North Carolina’s Repeal of H.B. 2 and the Complications of City-State Compliance

April 4, 2017 Andrew Larsen

North Carolina’s H.B. 2 was repealed on March 30 after Gov. Roy Cooper signed the bill to undo the measure. H.B. 2 requires transgender individuals to use the bathrooms in public buildings that match the gender specified on their birth certificates and has been the subject of controversy since it passed on March 23, 2016.

However, the bill to repeal H.B. 2 does more than just affect the transgender community. It prevents cities and counties across the state from amending all employment law legislation until Dec. 1, 2020. For HR, this means the bill will rub against minimum-wage laws, ban-the-box ordinances, and other labor laws that dictate employment practices in the state of North Carolina. 

Ann Smith and Michelle Phillips, attorneys with Jackson Lewis, said the provision “makes compliance with North Carolina laws easier as private employers will not have to worry about local employment laws, which may be different than state laws.”

However, there are drawbacks to limiting the power of cities. Smith and Phillips continue, “Obviously, however, it takes away a local government’s ability to legislate in the employment law and public accommodations arenas.”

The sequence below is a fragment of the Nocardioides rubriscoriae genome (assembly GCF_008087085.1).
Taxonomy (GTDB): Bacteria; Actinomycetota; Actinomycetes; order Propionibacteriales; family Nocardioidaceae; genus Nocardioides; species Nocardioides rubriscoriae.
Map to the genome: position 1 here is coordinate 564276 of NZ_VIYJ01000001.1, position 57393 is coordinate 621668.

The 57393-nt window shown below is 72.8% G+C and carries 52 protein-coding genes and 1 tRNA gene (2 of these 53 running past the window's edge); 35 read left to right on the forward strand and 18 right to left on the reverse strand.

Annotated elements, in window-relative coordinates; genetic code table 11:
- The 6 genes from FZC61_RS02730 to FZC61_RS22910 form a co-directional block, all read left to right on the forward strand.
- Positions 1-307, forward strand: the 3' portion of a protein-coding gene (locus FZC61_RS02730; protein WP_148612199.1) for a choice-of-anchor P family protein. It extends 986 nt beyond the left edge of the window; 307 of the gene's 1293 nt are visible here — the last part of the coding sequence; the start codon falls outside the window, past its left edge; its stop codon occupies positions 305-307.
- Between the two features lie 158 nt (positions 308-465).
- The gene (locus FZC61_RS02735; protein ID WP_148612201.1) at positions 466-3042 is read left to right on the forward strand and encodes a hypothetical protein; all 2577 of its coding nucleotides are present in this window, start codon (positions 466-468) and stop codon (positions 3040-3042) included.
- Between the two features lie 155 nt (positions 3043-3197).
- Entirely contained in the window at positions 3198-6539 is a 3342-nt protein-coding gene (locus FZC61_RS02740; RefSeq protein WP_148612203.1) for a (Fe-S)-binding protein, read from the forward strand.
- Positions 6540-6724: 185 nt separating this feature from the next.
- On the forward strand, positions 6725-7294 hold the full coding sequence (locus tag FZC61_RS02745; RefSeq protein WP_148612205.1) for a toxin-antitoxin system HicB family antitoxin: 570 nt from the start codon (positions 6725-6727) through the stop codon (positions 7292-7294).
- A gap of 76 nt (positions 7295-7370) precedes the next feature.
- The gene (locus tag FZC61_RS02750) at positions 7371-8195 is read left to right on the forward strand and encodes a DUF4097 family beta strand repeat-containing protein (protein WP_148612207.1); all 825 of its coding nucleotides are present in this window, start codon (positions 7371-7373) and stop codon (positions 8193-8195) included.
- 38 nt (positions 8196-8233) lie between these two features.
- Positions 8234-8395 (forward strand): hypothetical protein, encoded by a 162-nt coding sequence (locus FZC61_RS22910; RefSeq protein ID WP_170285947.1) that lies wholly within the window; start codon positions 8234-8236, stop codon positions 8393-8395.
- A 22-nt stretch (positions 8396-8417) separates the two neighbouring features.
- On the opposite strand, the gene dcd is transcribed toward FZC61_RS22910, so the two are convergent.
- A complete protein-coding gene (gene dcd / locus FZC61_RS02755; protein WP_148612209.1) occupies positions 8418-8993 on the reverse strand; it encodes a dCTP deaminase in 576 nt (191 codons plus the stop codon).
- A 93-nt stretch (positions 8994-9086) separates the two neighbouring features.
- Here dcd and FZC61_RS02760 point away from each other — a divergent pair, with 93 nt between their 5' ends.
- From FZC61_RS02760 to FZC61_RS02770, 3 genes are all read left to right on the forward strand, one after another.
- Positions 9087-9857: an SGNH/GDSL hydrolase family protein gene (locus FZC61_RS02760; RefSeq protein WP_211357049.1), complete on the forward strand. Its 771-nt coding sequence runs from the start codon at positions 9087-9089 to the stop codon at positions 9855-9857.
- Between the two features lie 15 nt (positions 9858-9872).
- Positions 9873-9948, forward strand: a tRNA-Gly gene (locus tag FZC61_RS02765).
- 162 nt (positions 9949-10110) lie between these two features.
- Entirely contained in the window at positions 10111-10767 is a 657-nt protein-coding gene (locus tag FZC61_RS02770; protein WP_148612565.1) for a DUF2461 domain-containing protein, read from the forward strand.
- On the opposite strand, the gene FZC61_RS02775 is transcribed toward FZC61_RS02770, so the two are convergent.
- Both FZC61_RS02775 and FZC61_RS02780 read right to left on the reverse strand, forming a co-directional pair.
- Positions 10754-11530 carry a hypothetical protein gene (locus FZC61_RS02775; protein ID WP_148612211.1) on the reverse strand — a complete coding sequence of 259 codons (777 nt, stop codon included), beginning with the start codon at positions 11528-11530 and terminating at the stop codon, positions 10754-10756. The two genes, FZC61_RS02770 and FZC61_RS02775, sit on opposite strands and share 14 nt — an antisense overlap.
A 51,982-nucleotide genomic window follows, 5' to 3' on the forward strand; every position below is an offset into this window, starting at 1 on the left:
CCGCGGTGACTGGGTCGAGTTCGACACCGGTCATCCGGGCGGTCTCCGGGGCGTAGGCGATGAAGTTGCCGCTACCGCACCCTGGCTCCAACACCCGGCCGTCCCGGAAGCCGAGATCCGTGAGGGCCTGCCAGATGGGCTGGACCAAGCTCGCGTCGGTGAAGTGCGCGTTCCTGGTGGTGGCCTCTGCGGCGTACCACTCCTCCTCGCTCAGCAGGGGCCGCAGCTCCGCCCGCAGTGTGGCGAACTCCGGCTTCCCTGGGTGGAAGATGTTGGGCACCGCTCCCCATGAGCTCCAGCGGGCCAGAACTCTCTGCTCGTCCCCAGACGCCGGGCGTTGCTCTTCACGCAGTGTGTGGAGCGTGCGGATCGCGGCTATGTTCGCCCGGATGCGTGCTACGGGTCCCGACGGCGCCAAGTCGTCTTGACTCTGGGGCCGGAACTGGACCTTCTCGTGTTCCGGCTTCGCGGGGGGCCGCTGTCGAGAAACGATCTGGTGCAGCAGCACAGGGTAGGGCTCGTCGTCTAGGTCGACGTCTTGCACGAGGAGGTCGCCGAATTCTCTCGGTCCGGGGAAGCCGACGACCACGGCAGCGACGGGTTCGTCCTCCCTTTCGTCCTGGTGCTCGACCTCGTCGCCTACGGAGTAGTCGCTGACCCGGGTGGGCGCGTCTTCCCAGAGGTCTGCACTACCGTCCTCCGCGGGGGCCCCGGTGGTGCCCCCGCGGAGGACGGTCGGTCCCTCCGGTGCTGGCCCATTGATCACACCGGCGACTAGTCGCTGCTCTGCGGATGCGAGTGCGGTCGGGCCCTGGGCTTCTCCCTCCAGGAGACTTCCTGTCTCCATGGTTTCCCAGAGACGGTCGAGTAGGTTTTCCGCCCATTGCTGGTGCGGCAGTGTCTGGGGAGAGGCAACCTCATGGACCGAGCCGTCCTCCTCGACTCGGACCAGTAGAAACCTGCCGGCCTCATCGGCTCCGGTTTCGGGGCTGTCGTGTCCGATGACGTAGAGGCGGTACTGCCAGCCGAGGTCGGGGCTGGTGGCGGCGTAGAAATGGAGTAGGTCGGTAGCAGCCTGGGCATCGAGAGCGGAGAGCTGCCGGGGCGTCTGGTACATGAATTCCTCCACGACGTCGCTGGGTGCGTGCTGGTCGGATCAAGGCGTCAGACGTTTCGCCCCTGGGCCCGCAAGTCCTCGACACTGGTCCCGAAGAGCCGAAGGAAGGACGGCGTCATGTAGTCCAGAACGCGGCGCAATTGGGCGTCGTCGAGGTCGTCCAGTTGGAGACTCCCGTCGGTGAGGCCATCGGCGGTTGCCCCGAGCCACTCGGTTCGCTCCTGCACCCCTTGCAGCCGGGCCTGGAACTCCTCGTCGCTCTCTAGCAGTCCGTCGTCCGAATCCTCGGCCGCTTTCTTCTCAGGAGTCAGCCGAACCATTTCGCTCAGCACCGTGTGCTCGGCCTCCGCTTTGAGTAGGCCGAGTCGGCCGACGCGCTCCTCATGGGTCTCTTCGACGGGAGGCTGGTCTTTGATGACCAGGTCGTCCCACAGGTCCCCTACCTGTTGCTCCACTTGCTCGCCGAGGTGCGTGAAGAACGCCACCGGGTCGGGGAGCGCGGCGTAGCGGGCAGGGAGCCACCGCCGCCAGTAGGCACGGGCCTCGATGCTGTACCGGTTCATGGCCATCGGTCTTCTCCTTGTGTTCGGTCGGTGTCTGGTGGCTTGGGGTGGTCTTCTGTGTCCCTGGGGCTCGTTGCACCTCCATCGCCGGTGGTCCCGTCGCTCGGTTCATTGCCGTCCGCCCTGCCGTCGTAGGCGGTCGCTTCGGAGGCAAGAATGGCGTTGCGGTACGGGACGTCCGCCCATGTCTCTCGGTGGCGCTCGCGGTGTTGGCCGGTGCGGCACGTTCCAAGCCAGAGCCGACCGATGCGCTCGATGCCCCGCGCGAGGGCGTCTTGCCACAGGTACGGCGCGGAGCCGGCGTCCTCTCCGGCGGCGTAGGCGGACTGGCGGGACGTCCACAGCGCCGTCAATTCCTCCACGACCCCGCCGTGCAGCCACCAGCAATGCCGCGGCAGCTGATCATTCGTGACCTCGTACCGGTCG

HR departments in North Carolina will enjoy a reprieve from some of the complexities caused by multiple state and city labor legislation. However, the potential for workplace tensions may increase between employees who disagree with the repeal and those who don’t. In addition, businesses opposed to control being taken away from local government may chose to leave the state. Becoming aware of the implications of the bill’s repeal will allow HR departments to be better prepared to face the challenges that may come as a result.


About the Author

Andrew Larsen

Andrew is the Marketing Communications Specialist for Zuman, the one solution for HR, payroll, and benefits administration that supports growing small to midsize businesses.

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